# Rotations diagram

A surface in the elliptic space $ E ^ {3} $
defined by isometric smooth surfaces $ F $
and $ F ^ { * } $
in the Euclidean space $ \mathbf R ^ {3} $
in the same way as the rotation indicatrix is defined for infinitesimal deformations in $ \mathbf R ^ {3} $.
L. Bianchi was the first to mention surfaces in elliptic space coincident with the rotations diagram, in examining the spherical representation of a deformation base for surfaces, where he showed that it coincides with the representation in the sense of Clifford for the asymptotic lines in the rotations diagram.

Let $ F $ and $ F ^ {*,} $ be isometric smooth identically-oriented surfaces. At the points $ M $ and $ M ^ {*} $ corresponding in isometry, the trihedra formed by the tangent vectors $ x _ {u} , x _ {v} $ and $ x _ {u} ^ {*} , x _ {v} ^ {*} $ to the corresponding isometric pairs of curves $ v = \textrm{ const } $ and $ u = \textrm{ const } $ and the normals $ n $ and $ n ^ {*} $ are equal, i.e.

$$ ( x _ {u} ) ^ {2} = ( x _ {u} ^ {*} ) ^ {2} ,\ \ ( x _ {v} ) ^ {2} = ( x _ {v} ^ {*} ) ^ {2} , $$

$$ ( n ^ {*} ) ^ {2} = ( n) ^ {2} = 1,\ ( x _ {u} , x _ {v} ) = ( x _ {u} ^ {*} , x _ {v} ^ {*} ), $$

$$ ( nx _ {u} ) = ( n ^ {*} x _ {u} ^ {*} ) = ( nx _ {v} ) = ( n ^ {*} x _ {v} ^ {*} ) = 0, $$

and therefore one of them is obtained from another by rotation around an axis with direction unit vector $ \dot{V} $ through an angle $ \chi $( defined up to $ 2 \pi $). Let

$$ Q = \cos \frac \chi {2} + \dot{V} \sin \frac \chi {2} $$

be the unit quaternion defined up to sign, representing this rotation. The set of such quaternions parametrized by the points $ M \in F $( or $ M ^ {*} \in F ^ { * } $) defines a set of points in the elliptic space, which is called the rotations diagram for the isometric surfaces $ F $ and $ F ^ { * } $. For example, if $ F $ and $ F ^ { * } $ are isometric pieces of cylinders, then the rotations diagram is a part of a Clifford surface, and a minimal Clifford surface corresponds to circular cylinders. If $ | \chi | < \pi $, there is an elliptic plane outside the rotations diagram, and under a geodesic mapping of the elliptic space into the Euclidean space,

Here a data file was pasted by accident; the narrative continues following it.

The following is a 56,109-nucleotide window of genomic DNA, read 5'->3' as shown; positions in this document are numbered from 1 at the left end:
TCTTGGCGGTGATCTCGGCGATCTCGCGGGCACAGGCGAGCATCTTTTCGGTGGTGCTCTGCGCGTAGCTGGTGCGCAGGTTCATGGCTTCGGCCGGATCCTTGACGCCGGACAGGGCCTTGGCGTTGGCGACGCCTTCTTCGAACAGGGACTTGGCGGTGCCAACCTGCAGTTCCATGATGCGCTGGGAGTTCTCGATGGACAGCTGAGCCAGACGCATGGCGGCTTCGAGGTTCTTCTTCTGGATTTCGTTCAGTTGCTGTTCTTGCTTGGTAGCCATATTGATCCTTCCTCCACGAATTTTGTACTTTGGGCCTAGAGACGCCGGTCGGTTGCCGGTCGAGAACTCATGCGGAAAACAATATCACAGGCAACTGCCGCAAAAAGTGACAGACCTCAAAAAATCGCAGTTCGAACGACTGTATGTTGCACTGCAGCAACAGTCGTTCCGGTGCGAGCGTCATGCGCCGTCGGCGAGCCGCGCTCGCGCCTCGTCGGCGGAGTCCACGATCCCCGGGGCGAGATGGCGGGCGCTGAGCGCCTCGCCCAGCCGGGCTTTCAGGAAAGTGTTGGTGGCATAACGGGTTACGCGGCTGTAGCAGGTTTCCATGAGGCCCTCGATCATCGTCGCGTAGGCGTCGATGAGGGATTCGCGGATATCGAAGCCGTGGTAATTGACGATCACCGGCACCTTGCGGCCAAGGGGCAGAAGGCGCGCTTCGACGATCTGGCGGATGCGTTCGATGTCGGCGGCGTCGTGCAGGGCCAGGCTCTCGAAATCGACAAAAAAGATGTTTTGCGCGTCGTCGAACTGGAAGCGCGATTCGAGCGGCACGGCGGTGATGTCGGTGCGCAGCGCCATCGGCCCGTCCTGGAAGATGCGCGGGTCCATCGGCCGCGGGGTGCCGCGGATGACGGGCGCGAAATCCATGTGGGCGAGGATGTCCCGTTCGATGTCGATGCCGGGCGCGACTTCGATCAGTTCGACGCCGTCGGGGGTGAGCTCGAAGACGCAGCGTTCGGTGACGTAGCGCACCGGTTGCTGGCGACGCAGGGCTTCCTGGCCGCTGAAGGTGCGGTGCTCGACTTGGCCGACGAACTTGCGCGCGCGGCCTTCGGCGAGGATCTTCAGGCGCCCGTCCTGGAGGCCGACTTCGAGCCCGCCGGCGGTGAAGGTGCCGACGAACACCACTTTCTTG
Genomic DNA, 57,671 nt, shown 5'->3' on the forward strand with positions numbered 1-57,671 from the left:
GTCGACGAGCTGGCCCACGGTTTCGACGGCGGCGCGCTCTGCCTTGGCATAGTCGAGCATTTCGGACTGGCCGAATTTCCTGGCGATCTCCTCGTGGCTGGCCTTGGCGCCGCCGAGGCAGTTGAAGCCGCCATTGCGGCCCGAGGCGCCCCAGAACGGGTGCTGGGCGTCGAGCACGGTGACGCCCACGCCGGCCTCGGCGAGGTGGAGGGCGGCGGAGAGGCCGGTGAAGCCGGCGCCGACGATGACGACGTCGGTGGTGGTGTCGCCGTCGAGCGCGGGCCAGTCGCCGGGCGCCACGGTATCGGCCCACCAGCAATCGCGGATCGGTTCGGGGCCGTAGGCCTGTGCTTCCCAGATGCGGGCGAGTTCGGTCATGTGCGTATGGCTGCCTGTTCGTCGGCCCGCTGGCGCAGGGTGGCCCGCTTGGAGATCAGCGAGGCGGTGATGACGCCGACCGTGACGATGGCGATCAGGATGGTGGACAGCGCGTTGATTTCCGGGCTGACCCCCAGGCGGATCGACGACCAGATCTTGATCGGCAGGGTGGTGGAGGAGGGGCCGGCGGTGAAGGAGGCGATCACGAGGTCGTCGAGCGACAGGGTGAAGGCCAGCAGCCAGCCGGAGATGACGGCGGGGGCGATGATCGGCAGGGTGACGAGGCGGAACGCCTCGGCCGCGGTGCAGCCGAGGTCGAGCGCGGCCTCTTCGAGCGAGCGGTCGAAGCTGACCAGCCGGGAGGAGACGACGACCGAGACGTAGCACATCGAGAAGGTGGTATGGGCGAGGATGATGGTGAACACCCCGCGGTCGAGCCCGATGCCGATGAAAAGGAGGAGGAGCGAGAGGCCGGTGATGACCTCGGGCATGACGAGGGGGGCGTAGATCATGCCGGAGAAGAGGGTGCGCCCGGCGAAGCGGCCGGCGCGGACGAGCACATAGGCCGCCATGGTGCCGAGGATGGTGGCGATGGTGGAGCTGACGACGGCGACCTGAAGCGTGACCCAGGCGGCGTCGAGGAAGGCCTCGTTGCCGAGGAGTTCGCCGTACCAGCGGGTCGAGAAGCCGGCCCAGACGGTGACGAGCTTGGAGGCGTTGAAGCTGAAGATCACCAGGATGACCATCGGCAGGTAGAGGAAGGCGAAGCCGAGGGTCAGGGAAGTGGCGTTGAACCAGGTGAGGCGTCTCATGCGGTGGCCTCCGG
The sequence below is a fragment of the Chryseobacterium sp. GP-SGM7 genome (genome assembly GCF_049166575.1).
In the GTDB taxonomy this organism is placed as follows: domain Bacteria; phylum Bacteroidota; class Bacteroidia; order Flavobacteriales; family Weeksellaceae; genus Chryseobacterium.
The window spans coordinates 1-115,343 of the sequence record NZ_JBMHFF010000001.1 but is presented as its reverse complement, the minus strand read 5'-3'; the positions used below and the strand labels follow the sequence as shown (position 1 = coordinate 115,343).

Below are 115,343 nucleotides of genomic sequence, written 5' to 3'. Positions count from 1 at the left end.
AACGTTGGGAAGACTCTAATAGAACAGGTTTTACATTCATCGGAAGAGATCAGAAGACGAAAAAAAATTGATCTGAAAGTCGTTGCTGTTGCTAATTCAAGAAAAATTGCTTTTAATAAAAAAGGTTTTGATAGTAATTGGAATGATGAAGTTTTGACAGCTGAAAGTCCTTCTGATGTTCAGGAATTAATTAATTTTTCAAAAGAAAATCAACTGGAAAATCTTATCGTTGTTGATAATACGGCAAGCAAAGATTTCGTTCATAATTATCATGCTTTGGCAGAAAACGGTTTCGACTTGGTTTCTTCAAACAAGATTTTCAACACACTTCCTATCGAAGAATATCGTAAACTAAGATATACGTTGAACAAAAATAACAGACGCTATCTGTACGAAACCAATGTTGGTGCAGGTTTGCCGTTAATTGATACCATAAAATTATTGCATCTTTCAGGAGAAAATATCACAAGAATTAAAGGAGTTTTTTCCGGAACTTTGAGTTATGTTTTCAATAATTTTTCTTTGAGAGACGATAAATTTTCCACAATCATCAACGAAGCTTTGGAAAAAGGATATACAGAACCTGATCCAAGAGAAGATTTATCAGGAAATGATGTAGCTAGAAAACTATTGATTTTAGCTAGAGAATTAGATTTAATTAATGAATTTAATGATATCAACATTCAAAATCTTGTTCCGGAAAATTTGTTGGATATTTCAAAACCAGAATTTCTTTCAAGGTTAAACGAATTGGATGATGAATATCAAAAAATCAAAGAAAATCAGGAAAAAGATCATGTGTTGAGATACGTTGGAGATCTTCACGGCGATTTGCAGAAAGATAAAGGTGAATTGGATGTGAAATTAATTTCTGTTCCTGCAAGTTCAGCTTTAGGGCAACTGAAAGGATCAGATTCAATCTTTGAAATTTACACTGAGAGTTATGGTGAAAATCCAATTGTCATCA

$$ Q = \dot{V} \sin \frac \chi {2} + \cos \frac \chi {2} \rightarrow y = \dot{V} \mathop{\rm tan} \frac \chi {2} , $$

the image of the rotations diagram is the rotation indicatrix for some infinitesimal deformation of the median surface corresponding to $ F $ and $ F ^ { * } $( see Cohn-Vossen transformation) (it is regular if $ | \chi | < \pi $).

The properties of the rotations diagrams for isometric surfaces of positive Gaussian curvature are analogous to those of rotation indicatrices; for example, the specific internal curvature of the rotations diagram is always negative, and therefore it plays the same part as the rotation indicatrix when examining the isometry of convex surfaces.

#### Comments

#### References

[a1] | M. Spivak, "A comprehensive introduction to differential geometry" , 1979 , Publish or Perish pp. 1–5 |

[a2] | A.V. Pogorelov, "Intrinsic geometry of surfaces" , Amer. Math. Soc. (1973) (Translated from Russian) |

[a3] | A.V. Pogorelov, "Extrinsic geometry of convex surfaces" , Amer. Math. Soc. (1973) (Translated from Russian) |

**How to Cite This Entry:**

Rotations diagram.

*Encyclopedia of Mathematics.*URL: http://encyclopediaofmath.org/index.php?title=Rotations_diagram&oldid=51417